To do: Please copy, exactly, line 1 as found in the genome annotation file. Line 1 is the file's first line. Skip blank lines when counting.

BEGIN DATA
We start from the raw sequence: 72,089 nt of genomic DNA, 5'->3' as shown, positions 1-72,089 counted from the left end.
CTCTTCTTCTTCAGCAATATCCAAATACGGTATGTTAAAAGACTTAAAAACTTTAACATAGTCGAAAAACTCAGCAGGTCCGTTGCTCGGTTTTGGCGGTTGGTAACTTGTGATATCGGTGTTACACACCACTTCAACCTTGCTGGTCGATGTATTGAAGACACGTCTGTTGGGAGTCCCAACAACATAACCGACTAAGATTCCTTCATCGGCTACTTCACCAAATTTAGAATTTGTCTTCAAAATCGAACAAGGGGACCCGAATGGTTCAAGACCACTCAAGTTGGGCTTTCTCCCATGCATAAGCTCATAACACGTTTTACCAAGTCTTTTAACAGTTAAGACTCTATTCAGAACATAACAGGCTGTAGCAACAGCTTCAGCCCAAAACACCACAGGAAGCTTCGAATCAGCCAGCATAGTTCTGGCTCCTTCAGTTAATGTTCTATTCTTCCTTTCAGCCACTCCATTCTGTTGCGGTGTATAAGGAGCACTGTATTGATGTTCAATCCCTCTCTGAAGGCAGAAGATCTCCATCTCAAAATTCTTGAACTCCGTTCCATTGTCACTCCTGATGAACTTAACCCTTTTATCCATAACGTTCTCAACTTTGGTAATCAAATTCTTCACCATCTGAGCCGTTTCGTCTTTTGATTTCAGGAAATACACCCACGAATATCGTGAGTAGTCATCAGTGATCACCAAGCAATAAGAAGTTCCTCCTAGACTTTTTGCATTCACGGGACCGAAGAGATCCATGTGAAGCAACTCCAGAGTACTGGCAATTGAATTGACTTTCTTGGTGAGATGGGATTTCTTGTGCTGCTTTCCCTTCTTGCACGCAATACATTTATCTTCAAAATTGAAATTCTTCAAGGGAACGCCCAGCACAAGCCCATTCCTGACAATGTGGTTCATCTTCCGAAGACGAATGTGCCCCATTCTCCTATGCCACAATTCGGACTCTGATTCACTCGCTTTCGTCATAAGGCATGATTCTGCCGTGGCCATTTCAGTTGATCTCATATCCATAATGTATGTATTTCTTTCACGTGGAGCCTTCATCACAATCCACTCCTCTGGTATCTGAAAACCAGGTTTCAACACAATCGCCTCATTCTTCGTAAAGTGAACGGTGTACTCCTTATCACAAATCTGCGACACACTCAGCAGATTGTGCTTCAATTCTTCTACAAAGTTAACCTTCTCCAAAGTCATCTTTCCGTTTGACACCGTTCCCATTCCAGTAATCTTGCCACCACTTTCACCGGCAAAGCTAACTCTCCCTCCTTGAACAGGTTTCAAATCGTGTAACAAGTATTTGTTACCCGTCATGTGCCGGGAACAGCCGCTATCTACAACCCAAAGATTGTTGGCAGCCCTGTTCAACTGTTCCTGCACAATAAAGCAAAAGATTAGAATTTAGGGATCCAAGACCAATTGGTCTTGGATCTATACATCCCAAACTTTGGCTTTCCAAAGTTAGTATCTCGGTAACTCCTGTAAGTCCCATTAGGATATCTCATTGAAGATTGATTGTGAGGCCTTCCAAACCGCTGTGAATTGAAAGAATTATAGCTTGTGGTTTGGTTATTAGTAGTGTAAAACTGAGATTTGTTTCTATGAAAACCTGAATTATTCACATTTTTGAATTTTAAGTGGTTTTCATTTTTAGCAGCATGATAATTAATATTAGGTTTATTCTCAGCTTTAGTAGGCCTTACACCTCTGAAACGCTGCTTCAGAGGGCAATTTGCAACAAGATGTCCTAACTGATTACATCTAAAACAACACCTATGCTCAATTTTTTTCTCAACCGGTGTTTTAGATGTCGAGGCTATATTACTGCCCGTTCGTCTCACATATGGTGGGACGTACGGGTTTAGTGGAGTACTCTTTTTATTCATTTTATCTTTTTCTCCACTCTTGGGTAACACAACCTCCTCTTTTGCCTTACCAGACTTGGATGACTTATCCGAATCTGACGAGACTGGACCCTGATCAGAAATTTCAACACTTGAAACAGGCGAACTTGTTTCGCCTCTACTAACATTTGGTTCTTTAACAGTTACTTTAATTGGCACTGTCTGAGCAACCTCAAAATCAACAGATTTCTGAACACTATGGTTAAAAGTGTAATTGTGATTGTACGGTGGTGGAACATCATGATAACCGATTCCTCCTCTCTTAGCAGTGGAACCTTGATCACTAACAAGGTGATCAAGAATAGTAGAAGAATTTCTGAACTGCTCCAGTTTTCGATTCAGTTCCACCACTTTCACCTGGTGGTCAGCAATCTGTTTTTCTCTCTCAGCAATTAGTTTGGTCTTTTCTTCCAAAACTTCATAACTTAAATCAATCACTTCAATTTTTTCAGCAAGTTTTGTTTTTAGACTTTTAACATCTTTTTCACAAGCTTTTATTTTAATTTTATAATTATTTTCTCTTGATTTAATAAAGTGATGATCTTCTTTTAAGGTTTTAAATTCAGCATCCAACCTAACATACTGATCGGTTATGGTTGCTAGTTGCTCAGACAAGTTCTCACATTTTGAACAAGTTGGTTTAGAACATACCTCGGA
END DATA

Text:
We start from the raw sequence: 72,089 nt of genomic DNA, 5'->3' as shown, positions 1-72,089 counted from the left end.